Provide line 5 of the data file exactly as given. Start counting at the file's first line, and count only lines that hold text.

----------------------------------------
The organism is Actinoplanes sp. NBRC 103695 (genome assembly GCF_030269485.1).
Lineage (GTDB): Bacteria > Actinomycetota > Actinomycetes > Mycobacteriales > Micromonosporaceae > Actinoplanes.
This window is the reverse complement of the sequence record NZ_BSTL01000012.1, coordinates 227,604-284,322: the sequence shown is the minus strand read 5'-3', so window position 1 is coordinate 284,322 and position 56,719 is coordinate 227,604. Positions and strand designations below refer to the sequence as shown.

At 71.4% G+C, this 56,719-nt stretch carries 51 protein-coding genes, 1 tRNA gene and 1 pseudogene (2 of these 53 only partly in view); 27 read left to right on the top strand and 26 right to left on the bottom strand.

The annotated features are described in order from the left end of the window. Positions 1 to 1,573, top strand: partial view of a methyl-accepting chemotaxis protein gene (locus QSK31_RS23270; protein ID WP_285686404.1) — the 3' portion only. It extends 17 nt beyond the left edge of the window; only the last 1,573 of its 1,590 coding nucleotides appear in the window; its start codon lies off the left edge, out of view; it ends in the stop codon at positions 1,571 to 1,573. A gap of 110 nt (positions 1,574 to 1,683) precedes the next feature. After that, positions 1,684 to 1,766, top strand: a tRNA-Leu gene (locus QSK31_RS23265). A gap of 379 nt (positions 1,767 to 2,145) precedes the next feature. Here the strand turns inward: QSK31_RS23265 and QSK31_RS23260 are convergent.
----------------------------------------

The annotated features are described in order from the left end of the window. Positions 1 to 1,573, top strand: partial view of a methyl-accepting chemotaxis protein gene (locus QSK31_RS23270; protein ID WP_285686404.1) — the 3' portion only. It extends 17 nt beyond the left edge of the window; only the last 1,573 of its 1,590 coding nucleotides appear in the window; its start codon lies off the left edge, out of view; it ends in the stop codon at positions 1,571 to 1,573. A gap of 110 nt (positions 1,574 to 1,683) precedes the next feature. After that, positions 1,684 to 1,766, top strand: a tRNA-Leu gene (locus QSK31_RS23265). A gap of 379 nt (positions 1,767 to 2,145) precedes the next feature. Here the strand turns inward: QSK31_RS23265 and QSK31_RS23260 are convergent.